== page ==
rev. of My Sister Life by Maria Flook

Issue #75
Spring 1998

My Sister Life
 A memoir by Maria Flook. Pantheon Books, $25.00 cloth. Reviewed by Kathryn Rhett.

The author of the novels
Open Water and
Family Night, Maria Flook turns to memoir in
My Sister Life:
The Story of My Sister’s Disappearance, and delivers an original, gripping, intensely moving story. In 1964, Flook’s fourteen-year-old sister Karen disappears, never to return home. Flook, at twelve, is left behind as the only child, but she continues to feel twinned to Karen: “I recognized a mysterious ‘sister life’ unfolding parallel to mine.”

The break between childhood and adolescence can be traumatic, and in
My Sister Life, it is as cataclysmic as the sinking of a ship, one of the book’s leitmotifs. The sinking of the ocean liner
Andrea Doria in 1956 haunts Flook, for in fact her family had tickets for that very passage, but changed their plans at the last minute. Maria and Karen would have been in stateroom 52. Ironically, two other sisters took their place in the room, and when the
Doria collided with the
Stockholm, they were separated forever, one killed, the other pulled from the wreckage.

The attempt to resurrect a lost sisterhood, through language, feels as mammoth an undertaking as restoring the
Doria to its luminous perfection. Boldly, Flook chooses to imagine her sister’s life and present it, in the first-person, through Karen’s point of view: “Karen walks ahead of me through these pages. She’s holding a shoe box of scraps, notes with her half of the story. I am writing this down as it happens.” What happens is awful Karen becomes a prisoner of fifty-year-old James in a trailer home, then a naval base prostitute but we are not allowed to stop looking. “Four days after we arrived in Virginia Beach, he burns my clothes. He tells me not to answer the telephone.”

As children, Flook’s parents didn’t have it easy, either. Her father, Ray, was sent to an orphanage by his mother after his father died. Her mother, Veronica, was locked in an apartment alone every night while her French immigrant parents presided over their restaurant. But as parents, Veronica and Ray are shocking, she for her coldness, he for his passive complicity in the rejection of their children. The couple, Flook tries to explain, “were under the spell of an intense erotic sorcery.” Described as a sultry Vivien Leigh, Veronica (never called Mother here) flirts, vamps, and plots her children’s early departures from home. If Flook has come from a legacy of abandonment,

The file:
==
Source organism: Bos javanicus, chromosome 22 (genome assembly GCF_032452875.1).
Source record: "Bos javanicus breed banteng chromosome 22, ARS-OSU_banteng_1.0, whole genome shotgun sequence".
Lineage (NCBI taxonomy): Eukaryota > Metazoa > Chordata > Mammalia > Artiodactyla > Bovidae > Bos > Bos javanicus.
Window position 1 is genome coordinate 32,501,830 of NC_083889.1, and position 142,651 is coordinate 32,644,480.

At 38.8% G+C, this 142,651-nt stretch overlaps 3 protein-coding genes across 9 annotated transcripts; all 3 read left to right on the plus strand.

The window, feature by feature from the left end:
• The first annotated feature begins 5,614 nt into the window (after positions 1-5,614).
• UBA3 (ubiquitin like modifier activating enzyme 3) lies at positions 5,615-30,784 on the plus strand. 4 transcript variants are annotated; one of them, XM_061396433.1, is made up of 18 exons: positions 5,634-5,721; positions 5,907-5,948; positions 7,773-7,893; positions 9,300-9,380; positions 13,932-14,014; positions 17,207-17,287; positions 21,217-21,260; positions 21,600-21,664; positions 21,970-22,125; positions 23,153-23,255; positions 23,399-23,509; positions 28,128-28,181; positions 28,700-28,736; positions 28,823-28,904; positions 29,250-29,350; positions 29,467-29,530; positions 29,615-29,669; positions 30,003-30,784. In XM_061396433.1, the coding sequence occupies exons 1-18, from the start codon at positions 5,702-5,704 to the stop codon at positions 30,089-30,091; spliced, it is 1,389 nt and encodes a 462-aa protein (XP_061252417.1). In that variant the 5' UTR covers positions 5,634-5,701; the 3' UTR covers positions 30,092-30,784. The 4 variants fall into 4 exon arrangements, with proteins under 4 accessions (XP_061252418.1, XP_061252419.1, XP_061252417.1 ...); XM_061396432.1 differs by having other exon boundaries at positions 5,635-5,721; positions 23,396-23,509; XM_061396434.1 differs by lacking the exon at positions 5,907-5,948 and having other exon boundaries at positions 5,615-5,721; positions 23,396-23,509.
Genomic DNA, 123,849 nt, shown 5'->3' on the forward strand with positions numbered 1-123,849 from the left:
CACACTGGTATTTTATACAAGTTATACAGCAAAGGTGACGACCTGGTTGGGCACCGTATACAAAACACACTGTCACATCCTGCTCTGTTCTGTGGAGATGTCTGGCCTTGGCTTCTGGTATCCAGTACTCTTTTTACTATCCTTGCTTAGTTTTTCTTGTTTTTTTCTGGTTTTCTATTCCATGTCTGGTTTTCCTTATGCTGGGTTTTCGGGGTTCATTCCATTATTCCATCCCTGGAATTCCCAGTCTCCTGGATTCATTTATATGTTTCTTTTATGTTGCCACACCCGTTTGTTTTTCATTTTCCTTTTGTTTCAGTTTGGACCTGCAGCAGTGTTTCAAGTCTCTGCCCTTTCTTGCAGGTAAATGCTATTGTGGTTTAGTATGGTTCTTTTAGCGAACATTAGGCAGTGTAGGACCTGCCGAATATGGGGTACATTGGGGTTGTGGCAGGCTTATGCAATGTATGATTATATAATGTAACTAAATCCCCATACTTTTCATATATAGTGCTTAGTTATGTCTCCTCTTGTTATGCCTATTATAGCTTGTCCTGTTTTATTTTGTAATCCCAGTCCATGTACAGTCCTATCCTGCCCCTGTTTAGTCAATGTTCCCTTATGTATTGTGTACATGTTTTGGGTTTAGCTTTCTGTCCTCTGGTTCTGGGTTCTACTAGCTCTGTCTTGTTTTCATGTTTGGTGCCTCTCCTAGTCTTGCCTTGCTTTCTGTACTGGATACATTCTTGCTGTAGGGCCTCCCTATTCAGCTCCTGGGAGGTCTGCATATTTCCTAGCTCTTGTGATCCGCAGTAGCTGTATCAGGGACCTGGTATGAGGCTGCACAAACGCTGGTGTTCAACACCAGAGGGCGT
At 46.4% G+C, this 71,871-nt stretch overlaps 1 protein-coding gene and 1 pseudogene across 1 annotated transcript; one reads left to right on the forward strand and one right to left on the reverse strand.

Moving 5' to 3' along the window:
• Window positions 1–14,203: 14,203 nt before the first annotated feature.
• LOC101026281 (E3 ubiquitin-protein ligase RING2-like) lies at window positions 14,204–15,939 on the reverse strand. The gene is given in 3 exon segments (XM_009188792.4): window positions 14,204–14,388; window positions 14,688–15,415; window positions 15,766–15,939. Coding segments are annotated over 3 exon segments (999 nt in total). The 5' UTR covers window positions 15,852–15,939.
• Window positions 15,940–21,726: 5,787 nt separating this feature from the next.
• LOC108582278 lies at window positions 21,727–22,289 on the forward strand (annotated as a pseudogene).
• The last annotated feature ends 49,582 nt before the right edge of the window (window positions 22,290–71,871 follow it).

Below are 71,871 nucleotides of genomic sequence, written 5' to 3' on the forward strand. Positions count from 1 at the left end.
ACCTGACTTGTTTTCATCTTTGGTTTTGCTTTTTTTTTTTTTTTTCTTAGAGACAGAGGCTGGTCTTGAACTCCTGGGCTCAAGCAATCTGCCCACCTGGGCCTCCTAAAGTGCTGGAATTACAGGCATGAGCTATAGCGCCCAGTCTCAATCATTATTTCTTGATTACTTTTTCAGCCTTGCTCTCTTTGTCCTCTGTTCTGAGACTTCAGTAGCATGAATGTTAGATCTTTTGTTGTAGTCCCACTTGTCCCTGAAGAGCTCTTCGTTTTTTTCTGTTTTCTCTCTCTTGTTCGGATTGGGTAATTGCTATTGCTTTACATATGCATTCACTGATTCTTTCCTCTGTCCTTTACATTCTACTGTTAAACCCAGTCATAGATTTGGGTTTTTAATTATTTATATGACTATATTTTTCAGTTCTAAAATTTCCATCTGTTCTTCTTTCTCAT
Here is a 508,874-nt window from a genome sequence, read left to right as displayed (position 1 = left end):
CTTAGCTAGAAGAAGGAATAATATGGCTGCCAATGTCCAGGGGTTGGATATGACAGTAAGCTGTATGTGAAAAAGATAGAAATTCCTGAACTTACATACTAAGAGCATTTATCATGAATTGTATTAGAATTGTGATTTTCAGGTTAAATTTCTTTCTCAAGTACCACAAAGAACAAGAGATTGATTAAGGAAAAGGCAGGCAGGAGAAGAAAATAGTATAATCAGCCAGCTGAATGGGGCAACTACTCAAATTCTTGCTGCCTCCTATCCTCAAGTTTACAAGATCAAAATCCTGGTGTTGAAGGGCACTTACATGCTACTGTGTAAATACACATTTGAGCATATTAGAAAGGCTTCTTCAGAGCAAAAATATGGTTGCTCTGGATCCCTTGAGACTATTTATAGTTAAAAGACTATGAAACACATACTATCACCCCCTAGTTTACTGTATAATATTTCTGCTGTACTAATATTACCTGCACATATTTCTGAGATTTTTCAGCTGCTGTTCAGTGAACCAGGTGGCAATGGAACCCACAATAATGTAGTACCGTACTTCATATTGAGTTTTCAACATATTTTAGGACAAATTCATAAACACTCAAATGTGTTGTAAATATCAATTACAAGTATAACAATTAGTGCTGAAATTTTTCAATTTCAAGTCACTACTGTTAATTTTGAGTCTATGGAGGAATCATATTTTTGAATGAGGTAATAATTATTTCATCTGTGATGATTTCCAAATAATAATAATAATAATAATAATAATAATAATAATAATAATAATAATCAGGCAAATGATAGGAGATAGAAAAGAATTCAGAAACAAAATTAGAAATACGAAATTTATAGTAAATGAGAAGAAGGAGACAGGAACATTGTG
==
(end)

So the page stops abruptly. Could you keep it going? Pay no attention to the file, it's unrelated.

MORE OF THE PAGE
My Sister Life is her attempt to reclaim, to hold fast, to say passionately throughout her own first-person chapters, “Karen and I were

Karen and Maria’s lives converge at alarming points: they both run away, get locked in rooms by sexual partners, go to jail, and even check into the same hospitals, once on the same day. Sometimes the convergence feels expressive of individual need, Maria pursuing connection with Karen, or Flook, as a writer, constructing parallel biographies. Ultimately, convergence feels like doom, that their parents have set them on a cruel and self-destructive course. One daughter runs away, one stays home, and they both suffer. Who made the better decision? Or is life’s journey a matter of fate, inevitability, like their chance escape from the
Andrea Doria?

Flook’s style is a decisive attempt to embrace the world in all of its grotesquerie and beauty. Unlike her superficial mother, Maria the girl insists on seeing everything searching, for example, for invisible trails of rat urine at her riding stable through ultraviolet goggles. Flook the writer insists on including spider guts and glistening phalluses, along with beach roses and the Mediterranean. Inclusiveness applies to mood and pacing as well. There is mortal seriousness here, and humor, and intense drama, and meditation. There are stunning singular actions and recurrent images. There is everything a reader could want from an invented world, and such a satisfying book is rare. The well-wrought language shows us elusive truths without showing off. Flook has found a way to give all of her gifts in this book. Can two narrative voices create the whole story? The answer in
My Sister Life is yes, and the book triumphs as a fully realized enactment of desire.

Kathryn Rhett is the author of  Near Breathing,
a memoir, and the editor of the anthology Survival Stories.